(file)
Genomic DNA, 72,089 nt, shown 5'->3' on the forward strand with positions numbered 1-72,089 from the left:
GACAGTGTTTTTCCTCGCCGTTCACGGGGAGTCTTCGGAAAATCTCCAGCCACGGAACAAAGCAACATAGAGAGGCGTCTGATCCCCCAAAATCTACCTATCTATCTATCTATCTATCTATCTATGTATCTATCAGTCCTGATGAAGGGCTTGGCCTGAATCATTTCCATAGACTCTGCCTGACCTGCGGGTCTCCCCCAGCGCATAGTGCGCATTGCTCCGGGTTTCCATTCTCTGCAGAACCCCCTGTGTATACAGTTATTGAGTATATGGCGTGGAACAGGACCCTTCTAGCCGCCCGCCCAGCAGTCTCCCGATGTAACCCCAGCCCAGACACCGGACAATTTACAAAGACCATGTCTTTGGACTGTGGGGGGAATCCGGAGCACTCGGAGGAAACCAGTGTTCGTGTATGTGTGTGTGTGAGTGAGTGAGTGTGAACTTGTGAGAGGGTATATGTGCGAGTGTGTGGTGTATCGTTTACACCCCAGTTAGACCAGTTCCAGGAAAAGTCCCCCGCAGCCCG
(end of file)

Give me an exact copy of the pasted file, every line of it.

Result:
Genomic DNA, 72,089 nt, shown 5'->3' on the forward strand with positions numbered 1-72,089 from the left:
GACAGTGTTTTTCCTCGCCGTTCACGGGGAGTCTTCGGAAAATCTCCAGCCACGGAACAAAGCAACATAGAGAGGCGTCTGATCCCCCAAAATCTACCTATCTATCTATCTATCTATCTATCTATGTATCTATCAGTCCTGATGAAGGGCTTGGCCTGAATCATTTCCATAGACTCTGCCTGACCTGCGGGTCTCCCCCAGCGCATAGTGCGCATTGCTCCGGGTTTCCATTCTCTGCAGAACCCCCTGTGTATACAGTTATTGAGTATATGGCGTGGAACAGGACCCTTCTAGCCGCCCGCCCAGCAGTCTCCCGATGTAACCCCAGCCCAGACACCGGACAATTTACAAAGACCATGTCTTTGGACTGTGGGGGGAATCCGGAGCACTCGGAGGAAACCAGTGTTCGTGTATGTGTGTGTGTGAGTGAGTGAGTGTGAACTTGTGAGAGGGTATATGTGCGAGTGTGTGGTGTATCGTTTACACCCCAGTTAGACCAGTTCCAGGAAAAGTCCCCCGCAGCCCG